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Tyupkin hack causes ATMs to give cash away in its thousands

Security firm Kaspersky Labs has discovered a security flaw in cash machines across the world that allows criminals to steal thousands of pounds without a debit or credit card.

Interpol has already alerted countries in Europe, Latin America and Asia and is carrying out a widespread investigation.

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Kaspersky explained the hack step-by-step online, which can force cash machines to dispense up to 40 notes at any one time.

The initial step requires physical access to the workings of the cash machine in order to install malicious software via a boot CD. Once the malware, known as Tyupkin, has been installed, a criminal can be sent to the machine to enter a code on the ATM's keypad.

A second unique code is then randomly generated by an algorithm from a remote location. Only when this second code is entered does the machine dispense cash, giving the criminal at the remote location control over how often and when these withdrawals occur.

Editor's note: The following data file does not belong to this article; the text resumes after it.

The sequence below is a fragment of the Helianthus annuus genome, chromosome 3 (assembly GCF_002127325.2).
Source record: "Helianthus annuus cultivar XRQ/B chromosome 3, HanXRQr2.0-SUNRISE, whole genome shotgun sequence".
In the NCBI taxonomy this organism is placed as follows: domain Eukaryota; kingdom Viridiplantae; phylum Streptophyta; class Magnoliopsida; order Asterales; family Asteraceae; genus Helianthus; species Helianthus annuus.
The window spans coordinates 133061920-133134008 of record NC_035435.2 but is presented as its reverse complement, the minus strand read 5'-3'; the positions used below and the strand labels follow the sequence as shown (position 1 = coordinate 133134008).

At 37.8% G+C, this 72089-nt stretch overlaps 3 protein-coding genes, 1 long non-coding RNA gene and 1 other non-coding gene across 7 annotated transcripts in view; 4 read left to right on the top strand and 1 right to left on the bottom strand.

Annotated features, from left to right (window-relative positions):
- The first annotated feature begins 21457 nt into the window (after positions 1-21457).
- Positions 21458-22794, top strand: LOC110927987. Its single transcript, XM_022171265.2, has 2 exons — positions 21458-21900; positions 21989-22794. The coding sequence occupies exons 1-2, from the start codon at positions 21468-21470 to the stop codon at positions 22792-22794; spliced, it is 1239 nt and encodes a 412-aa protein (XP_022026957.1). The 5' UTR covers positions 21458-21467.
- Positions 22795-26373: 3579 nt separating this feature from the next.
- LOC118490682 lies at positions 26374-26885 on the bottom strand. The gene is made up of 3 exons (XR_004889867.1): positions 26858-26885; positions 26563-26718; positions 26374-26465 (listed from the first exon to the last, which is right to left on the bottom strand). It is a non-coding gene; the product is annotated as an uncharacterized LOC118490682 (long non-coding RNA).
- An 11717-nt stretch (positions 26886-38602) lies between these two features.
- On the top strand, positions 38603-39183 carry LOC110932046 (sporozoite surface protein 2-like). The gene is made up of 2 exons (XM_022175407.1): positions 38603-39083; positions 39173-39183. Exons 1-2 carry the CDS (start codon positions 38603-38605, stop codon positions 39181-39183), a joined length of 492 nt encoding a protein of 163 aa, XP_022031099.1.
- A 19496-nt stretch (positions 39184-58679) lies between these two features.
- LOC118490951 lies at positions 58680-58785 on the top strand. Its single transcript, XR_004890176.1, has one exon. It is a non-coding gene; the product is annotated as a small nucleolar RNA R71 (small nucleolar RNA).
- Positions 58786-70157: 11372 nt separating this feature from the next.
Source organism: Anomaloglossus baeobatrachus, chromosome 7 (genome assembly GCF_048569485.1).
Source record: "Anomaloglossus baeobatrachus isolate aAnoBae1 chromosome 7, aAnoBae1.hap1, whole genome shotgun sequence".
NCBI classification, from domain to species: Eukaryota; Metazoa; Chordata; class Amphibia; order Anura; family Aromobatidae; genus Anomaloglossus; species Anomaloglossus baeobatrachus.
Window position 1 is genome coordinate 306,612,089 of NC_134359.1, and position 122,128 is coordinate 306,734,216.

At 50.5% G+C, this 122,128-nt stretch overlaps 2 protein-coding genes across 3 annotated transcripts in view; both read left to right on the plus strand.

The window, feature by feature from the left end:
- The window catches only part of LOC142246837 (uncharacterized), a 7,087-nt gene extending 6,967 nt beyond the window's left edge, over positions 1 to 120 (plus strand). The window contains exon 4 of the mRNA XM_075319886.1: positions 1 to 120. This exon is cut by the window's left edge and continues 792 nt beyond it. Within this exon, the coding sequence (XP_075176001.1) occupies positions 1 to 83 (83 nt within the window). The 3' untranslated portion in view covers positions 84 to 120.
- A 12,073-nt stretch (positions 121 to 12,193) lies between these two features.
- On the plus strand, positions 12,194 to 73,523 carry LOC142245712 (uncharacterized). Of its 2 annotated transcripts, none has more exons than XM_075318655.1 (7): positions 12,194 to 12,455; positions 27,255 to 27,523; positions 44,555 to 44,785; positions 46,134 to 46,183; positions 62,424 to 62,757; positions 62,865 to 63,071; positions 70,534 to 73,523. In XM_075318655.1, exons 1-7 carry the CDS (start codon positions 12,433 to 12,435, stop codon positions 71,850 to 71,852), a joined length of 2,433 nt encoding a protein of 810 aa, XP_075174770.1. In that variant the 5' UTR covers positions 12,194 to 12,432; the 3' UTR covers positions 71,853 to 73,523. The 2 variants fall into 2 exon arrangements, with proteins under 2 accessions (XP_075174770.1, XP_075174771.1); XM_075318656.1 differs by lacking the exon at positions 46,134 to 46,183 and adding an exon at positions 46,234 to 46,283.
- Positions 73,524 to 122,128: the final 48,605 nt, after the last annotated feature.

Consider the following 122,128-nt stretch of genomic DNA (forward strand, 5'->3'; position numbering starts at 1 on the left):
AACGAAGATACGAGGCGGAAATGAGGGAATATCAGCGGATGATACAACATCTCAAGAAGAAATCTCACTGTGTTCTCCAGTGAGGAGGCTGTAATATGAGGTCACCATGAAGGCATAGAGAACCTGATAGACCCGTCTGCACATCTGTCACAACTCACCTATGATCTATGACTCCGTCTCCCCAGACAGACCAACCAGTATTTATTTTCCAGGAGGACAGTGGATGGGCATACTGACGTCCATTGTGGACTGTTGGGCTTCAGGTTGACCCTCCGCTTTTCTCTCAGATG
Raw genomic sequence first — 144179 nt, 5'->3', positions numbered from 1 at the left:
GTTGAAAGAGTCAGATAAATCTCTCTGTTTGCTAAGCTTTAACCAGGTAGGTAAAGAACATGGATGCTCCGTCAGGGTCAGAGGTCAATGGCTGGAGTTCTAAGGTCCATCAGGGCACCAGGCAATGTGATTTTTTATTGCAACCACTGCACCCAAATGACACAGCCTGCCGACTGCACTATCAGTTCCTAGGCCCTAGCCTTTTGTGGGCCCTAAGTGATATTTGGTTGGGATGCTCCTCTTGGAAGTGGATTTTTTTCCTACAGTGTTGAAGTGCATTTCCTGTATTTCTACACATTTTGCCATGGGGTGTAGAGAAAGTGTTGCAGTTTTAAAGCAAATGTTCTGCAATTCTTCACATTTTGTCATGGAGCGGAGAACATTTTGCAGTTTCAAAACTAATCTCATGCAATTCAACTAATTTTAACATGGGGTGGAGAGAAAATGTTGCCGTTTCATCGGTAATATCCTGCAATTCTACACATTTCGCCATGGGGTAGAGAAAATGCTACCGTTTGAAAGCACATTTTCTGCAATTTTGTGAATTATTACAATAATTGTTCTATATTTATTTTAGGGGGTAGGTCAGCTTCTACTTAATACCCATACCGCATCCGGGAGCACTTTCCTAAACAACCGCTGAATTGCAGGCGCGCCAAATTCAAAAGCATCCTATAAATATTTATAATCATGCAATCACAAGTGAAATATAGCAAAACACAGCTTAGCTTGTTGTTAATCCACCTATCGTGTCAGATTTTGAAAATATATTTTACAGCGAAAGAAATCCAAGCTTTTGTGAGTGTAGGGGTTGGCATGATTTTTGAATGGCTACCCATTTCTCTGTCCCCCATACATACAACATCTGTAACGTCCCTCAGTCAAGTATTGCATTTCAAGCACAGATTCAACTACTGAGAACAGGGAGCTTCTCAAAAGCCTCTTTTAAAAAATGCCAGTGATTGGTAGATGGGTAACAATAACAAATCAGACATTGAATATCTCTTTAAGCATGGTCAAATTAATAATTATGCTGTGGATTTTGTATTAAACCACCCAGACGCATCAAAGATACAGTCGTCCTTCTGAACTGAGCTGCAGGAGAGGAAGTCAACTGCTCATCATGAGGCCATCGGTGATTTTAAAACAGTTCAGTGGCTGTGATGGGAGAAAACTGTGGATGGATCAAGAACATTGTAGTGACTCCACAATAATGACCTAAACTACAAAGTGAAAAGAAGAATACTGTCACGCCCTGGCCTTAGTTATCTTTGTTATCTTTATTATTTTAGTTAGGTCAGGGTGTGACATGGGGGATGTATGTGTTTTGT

Vicent Diaz, principle security researcher at Kaspersky, stated that hackers are increasingly targeting financial institutions directly.

"Over the last few years, we have observed a major upswing in ATM attacks using skimming devices and malicious software," he said.

The attack is not linked to any individual bank accounts, so customers are not affected by the illegal withdrawals.

Kaspersky confirmed that an anonymous financial institution requested that it carried out the investigation, as concerns over ATM security continue to grow.

Many cash machines run outdated operating systems leaving a number of vulnerabilities. The logistic and financial difficulties of updating ATMs often mean this issue is not addressed.

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A malware strain called Ploutus allowed hackers to dispense cash from ATMs by sending them a text message earlier this year, while renowned hacker Barnaby Jack discovered a similar technique in 2010 called "Jackpotting."